A man and woman are in a critical condition after being exposed to an unknown substance, which counter terrorism officers are investigating.
The pair, believed to be Charlie Rowley, 45, and Dawn Sturgess, 44, were found unconscious at a house in Amesbury, Wiltshire, on Saturday.
It is understood tests are being carried out on the substance at a government chemical weapons laboratory.
Amesbury is about eight miles from the Salisbury Russian spy poisoning site.
Former Russian spy Sergei Skripal and his daughter Yulia were poisoned with Novichok, a suspected military nerve agent, in March.
The substance Novichok was identified by the defence research facility at Porton Down, which is understood to be carrying out tests on the latest substance.
Investigators are trying to work out if the Novichok could have been prepared in Queen Elizabeth Gardens in Salisbury, and the Amesbury pair came into contact with its residue.
The government's emergency committee, Cobra, has met in the Cabinet Office at an official level to discuss the events in Amesbury, which is being "treated with the utmost seriousness".
A further meeting of the committee will be held on Wednesday evening to hear updates on the situation which was initially treated as a suspected drugs-related incident.
The Met said counter terrorism officers are now working with Wiltshire Police "given the recent events in Salisbury".
Wiltshire Police said it was "open-minded" about the cause after the pair, who are British nationals, were found at the house in Muggleton Road, Amesbury.
Paramedics were called twice to the property, firstly in the morning after Ms Sturgess had collapsed and then later the same day after reports Mr Rowley had also fallen unwell.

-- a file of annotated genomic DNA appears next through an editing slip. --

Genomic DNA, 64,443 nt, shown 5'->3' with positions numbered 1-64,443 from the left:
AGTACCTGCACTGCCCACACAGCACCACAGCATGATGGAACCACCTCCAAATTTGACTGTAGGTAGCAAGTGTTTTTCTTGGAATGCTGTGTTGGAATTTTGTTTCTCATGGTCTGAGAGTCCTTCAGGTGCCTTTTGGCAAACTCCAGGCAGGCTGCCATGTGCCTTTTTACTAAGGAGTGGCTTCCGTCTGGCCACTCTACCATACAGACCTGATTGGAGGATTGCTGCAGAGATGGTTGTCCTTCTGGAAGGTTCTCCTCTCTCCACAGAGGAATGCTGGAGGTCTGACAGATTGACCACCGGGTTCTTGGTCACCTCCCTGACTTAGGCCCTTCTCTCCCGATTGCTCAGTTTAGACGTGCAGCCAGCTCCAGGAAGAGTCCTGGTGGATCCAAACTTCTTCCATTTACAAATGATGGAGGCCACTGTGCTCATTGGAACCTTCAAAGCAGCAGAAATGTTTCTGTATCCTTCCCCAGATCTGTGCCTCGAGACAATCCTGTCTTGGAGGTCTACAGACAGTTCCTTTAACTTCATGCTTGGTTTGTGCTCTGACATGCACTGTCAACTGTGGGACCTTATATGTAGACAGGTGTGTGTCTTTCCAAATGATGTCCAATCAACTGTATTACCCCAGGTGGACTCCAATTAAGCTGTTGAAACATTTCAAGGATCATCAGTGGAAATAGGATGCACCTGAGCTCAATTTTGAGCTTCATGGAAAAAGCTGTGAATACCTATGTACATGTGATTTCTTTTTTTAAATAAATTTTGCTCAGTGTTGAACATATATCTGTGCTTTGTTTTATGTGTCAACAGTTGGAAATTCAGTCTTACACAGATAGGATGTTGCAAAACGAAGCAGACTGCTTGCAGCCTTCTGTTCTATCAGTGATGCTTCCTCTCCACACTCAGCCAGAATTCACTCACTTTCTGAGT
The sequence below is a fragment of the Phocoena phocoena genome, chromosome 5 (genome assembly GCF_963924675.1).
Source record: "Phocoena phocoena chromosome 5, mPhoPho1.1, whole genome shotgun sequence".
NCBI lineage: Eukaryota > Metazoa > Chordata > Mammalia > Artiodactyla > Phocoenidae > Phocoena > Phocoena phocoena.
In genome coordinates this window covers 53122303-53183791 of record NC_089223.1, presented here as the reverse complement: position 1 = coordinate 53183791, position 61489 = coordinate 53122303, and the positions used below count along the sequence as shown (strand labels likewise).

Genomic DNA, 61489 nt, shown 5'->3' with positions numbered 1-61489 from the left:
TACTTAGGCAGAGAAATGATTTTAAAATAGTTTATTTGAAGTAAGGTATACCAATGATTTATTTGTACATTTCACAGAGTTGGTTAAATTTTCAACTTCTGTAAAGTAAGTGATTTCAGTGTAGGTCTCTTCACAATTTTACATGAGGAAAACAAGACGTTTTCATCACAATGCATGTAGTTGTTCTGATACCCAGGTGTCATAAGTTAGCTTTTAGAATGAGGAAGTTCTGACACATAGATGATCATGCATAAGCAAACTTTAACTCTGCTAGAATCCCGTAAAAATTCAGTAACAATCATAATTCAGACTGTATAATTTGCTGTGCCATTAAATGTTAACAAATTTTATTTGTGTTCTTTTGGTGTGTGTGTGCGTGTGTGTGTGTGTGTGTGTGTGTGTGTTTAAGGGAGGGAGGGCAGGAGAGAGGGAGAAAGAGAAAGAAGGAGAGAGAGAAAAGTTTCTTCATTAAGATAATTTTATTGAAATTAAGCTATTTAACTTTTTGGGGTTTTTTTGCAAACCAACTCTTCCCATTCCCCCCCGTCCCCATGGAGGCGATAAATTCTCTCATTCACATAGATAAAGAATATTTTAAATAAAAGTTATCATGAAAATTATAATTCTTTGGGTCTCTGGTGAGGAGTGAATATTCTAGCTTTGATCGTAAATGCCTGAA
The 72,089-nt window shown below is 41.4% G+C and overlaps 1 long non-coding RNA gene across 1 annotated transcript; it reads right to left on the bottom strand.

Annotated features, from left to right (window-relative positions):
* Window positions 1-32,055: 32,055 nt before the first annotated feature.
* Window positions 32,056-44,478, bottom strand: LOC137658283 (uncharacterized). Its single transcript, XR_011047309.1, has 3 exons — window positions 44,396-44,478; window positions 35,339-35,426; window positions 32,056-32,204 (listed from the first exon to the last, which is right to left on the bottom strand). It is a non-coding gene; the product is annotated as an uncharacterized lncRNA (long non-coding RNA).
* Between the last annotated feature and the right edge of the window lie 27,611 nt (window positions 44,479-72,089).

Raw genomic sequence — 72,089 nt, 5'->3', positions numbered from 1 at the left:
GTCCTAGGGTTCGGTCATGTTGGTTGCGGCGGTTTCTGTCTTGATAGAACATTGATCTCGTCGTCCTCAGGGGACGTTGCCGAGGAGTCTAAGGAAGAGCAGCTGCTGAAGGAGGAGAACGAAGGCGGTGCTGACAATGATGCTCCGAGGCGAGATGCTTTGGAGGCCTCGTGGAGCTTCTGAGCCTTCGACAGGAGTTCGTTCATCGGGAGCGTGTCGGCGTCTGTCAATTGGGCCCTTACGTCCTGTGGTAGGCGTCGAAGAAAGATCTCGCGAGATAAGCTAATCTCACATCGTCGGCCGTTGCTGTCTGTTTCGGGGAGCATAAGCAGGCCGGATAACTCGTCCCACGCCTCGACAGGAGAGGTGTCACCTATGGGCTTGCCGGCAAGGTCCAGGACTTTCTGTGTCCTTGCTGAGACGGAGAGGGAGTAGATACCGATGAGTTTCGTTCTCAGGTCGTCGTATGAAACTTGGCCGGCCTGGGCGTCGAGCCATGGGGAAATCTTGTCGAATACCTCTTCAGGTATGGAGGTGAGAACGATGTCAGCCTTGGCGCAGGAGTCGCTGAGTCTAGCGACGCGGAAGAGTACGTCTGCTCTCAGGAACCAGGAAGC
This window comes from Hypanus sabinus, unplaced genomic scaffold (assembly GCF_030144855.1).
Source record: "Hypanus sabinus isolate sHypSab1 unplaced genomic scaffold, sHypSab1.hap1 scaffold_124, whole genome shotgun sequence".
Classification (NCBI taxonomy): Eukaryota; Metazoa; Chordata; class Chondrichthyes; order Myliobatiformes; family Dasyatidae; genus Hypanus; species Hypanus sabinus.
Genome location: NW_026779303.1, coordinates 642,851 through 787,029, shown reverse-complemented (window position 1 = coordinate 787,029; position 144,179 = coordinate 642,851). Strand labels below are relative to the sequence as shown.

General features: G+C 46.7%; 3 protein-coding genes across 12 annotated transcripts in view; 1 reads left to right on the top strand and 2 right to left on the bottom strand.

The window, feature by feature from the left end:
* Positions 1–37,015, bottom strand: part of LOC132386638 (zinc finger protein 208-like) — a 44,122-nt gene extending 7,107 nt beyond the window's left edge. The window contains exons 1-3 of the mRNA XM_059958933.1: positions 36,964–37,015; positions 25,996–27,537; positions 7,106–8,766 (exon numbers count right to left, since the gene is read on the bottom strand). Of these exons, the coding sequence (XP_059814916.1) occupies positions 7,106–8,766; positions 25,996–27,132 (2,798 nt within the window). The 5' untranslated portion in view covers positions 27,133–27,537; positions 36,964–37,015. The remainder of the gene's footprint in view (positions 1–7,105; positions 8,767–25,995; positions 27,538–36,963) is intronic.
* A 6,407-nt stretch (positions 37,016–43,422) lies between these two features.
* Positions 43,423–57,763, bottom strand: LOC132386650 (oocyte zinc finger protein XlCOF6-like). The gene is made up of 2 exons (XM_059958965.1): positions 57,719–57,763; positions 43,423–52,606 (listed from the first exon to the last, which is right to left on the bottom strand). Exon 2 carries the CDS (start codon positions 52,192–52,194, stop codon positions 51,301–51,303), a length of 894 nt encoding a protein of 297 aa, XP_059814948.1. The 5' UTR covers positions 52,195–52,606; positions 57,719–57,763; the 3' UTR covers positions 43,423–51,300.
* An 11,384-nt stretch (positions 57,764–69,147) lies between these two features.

While it was not clear whether a crime had been committed, the force said, a number of places in Amesbury and Salisbury known to have been frequented by the couple had been cordoned off.
It said the public can expect to see an increased police presence in and around Amesbury and Salisbury.
"It was initially believed that the two patients fell ill after using possibly heroin or crack cocaine from a contaminated batch of drugs," Wiltshire Police said.
"They are both currently receiving treatment for suspected exposure to an unknown substance at Salisbury District Hospital," it added.
Mr Rowley and Ms Sturgess are believed to have attended a family fun day at Amesbury Baptist Church on Saturday afternoon before they were found unconscious in the property they had just moved into.
Roy Collins, church secretary, said "nobody else has suffered any ill-effects" from attending the community event and "there was nothing going on that was nefarious".
"There have been no reports of any other incidents," he said.
"We are all quite puzzled and shocked - naturally the connection with Salisbury and recent events there mean there is a heightened public interest."
Boots has closed its Amesbury store as "a precautionary measure" to allow police to carry out an investigation, a spokesperson confirmed.